I outline a strategy which has been advocated by AustLII for a decade, based on governments recognising and facilitating the right of third parties to republish a country’s essential legal information: a model of competitive republication. A corollary is that free access government legal web sites are not enough: We need free speech, not just free beer, in relation to legal information.

The strategies advocated by three other theorists (each of whom has wide practical experience) are examined to locate similarities to and differences from those we advocate:
- Prof Jon Bing (NRCCL, Oslo), who advocates what may be regarded as a more ’statist’ solution;
- Mr Tom Bruce (LII, Cornell), who advocates a model of distributed self-publication of law by its sources;
- Prof Daniel Poulin (LexUM, Montreal), whose views are closest to our own, but who adds emphasis on decentralisation and open source tools.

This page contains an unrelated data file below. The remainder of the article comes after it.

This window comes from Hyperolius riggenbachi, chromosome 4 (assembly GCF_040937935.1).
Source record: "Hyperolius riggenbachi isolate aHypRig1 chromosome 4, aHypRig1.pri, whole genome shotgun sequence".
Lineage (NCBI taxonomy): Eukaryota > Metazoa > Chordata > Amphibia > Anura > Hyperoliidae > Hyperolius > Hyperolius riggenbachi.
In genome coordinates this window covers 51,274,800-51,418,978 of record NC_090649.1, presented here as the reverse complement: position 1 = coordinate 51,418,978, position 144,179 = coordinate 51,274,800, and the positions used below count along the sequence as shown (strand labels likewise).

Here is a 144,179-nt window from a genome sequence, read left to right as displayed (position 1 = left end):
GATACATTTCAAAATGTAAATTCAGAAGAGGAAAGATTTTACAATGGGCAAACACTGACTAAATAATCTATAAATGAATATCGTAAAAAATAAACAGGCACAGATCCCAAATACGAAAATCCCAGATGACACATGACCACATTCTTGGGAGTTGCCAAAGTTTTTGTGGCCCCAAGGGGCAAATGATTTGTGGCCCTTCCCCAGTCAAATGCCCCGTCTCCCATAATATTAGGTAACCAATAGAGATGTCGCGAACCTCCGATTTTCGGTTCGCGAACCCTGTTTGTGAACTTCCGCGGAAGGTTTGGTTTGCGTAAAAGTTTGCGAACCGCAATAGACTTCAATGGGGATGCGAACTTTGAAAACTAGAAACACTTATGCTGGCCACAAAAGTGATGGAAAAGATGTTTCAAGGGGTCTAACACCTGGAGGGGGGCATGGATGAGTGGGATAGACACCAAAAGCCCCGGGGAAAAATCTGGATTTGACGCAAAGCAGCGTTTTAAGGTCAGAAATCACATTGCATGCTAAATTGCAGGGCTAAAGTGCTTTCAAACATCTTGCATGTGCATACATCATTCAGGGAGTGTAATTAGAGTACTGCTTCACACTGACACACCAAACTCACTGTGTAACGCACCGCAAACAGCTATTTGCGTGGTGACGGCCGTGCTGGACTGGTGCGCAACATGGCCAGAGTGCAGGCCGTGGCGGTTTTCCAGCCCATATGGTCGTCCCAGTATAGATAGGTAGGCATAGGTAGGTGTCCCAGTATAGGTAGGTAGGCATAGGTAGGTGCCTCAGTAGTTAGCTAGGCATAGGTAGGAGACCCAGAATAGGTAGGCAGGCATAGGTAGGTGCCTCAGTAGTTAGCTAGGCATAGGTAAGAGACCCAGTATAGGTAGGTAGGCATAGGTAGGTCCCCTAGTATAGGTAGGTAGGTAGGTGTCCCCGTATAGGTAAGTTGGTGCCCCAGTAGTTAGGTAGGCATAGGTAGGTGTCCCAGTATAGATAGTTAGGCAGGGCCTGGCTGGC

These models are compared with three other developments with which they resonate, and which may contribute new elements to the model:

- (i) The Declaration on Free Access to Law adopted since 2002 by the Legal Information Institutes involved in the free access to law movement;
- (ii) The European Directive of 2003 on the re-use of public sector information;
- (iii) The new theories of the public domain, particularly as expressed in the Creative Commons / iCommons movement.

In conclusion, I identify the implications of the approach we advocate for the growing global network of free access to law providers.

 

In the same section

The Dematerialization of the Development of Procedures for Texts to be Published at the “Journal Officiel de la République Française”
Codification and Consolidation Design Techniques for Computer-Assisted Standardization : The Experience of the General Direction of Local Collectivities
Point in time Publication for Legislation (XML and Legislation)
The Consolidation of Codes, Laws and Decrees: Editorial Doctrinal Positions or State Responsibility? (The Aim of the Constitutional Value of Intelligibility and Accessibility to Law)